Contributed by Charice Chambers
What do you call a guy who sews, quilts, surges, embroiders, paints and makes jewelry? Chief. That’s right, former Palmer Police Chief George Russ Boatright is a man of many talents and abilities.
Born in Wyoming, at the age of six Russ and his family moved to the Los Angeles area for his health. Following high school, Boatright enlisted in the Air Force. He was stationed in Alaska for several years, and then returned to California. There, he worked with the SR-71, dubbed “the fastest plane on planet earth.” It was, he says “a Star Wars experience.”
He left the military for a career with the Jet Propulsion Laboratory and worked with the Lunar Orbiter, the first spacecraft to orbit the moon. He was also involved in the Mariner program that sent probes to investigate Mars, Venus and Mercury. Additionally, he worked on Surveyor, the first unmanned soft lunar lander that paved the way for the Apollo moon landings. It was heady stuff, but his heart lay elsewhere.
Boatright had always wanted to be a policeman. He got his chance: first with LA PD, and then back to Alaska where he had always wanted to spend his life. Boatright worked with the Anchorage Police Department. For over twenty-eight years, he lived the dream, retiring in 1997. In 2001, he came out of retirement to serve for twelve years as Palmer’s Chief of Police.
Though law and order was his passion, Boatright also had a softer side: he loved the arts. For many years he dabbled in painting, acrylic work being one of his favorite mediums. He also began making jewelry in concert with several police colleagues. Most of the jewelry they made was fashioned in gold. At the time, Alaskans were mesmerized by it. Gold jewelry reflected the Last Frontier spirit and mentality of the time. But gold is expensive, and the demand for gold jewelry declined.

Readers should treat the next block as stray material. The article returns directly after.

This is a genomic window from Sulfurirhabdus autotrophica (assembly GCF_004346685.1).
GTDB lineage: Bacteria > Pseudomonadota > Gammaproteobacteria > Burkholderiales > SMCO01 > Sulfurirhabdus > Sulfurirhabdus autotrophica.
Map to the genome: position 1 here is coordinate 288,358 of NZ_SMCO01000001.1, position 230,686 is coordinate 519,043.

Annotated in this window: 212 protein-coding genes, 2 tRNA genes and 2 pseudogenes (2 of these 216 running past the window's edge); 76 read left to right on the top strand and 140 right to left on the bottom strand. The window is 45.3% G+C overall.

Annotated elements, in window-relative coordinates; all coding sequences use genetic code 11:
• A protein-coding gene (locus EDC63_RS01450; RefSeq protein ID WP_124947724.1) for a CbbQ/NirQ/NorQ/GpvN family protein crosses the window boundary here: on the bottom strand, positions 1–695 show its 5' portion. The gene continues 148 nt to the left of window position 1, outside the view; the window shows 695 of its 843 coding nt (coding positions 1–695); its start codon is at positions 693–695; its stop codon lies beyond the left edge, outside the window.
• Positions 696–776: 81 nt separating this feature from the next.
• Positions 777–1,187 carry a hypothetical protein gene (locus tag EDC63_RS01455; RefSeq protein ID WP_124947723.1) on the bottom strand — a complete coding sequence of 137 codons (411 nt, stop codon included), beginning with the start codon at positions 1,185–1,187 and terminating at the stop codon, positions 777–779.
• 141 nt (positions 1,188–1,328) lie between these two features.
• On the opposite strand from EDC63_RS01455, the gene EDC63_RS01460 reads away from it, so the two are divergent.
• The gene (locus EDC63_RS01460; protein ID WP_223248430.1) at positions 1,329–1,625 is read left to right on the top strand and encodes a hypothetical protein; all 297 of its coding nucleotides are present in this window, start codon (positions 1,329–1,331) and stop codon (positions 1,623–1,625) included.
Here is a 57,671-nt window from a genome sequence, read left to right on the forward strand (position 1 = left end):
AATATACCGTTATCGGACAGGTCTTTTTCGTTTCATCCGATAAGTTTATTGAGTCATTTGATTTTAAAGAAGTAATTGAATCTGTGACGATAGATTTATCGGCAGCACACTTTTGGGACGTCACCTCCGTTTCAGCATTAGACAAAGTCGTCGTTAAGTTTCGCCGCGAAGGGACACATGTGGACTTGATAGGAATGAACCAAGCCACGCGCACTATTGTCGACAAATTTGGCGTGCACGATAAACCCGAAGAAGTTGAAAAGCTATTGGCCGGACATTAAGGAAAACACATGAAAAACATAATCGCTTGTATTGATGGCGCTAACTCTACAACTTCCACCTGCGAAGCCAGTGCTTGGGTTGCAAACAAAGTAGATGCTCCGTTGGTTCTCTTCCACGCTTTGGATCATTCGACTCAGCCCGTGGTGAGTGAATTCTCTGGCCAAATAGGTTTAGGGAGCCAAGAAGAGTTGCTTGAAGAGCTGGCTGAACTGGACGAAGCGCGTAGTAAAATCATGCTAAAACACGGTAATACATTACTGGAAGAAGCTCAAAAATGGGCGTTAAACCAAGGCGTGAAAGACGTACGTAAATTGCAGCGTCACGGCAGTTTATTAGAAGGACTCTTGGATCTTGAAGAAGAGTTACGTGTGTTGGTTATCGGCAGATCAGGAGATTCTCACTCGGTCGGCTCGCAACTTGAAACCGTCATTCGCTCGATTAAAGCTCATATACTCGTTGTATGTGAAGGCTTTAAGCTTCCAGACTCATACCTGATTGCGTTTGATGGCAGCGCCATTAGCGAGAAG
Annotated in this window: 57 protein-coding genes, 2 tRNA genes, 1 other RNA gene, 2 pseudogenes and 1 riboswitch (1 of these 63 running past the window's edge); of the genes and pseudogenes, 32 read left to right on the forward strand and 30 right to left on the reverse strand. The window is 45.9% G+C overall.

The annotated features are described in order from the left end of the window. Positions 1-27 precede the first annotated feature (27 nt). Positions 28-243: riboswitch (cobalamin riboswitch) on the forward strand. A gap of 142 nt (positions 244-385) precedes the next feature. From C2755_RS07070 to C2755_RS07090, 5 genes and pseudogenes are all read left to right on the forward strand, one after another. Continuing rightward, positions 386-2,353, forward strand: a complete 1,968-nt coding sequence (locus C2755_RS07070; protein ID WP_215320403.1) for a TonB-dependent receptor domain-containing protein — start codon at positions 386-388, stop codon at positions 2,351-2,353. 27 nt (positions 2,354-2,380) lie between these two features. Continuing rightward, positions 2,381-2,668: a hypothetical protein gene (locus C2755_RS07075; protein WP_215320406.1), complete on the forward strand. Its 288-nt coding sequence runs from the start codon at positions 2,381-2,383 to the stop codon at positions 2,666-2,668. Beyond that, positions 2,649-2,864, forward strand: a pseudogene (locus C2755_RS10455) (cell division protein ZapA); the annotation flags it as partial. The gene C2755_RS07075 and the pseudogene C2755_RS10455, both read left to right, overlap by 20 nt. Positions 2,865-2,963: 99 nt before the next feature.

For several years Boatright satisfied his creative needs through the exploration of needlecraft. He had, after all, been a single father of two girls. He had created and sewed “poodle skirts” for his daughters while they were in high school. This was not a huge leap. Crochet and quilting also passed beneath his fingers as he explored the crafts.
Several years ago, he read about copper wire wrapping and weaving. His interest was peaked, and he purchased several books on the subject. That was the beginning of a beautiful relationship. The wire spoke to him in exciting ways. Soon, he was creating bracelets, earrings, and necklaces of extreme delicacy and intricacy. Much of his early jewelry employed the use of Czech beads woven into unimaginable designs. Today the beads have been replaced with precious and semi-precious stones and many of his designs include his now signature rose motif. It is often found on the backs of his designs, especially his necklaces.
This new art continues to consume Boatright as he creates more and more difficult weaves and wraps. He plans to continue working with copper as long as it challenges him (his fans hope that is for a long time). “When I have it totally figured out, I’ll find something else to create.”
Boatwright has chosen Mat-Su Senior Services Gift Shop as the showplace for his art. There it may be seen and purchased daily from 10 am to 2 pm, Monday through Friday. The shop is located in the Mat-Su Senior Services building at 1132 South Chugach Street in Palmer and is open to the public.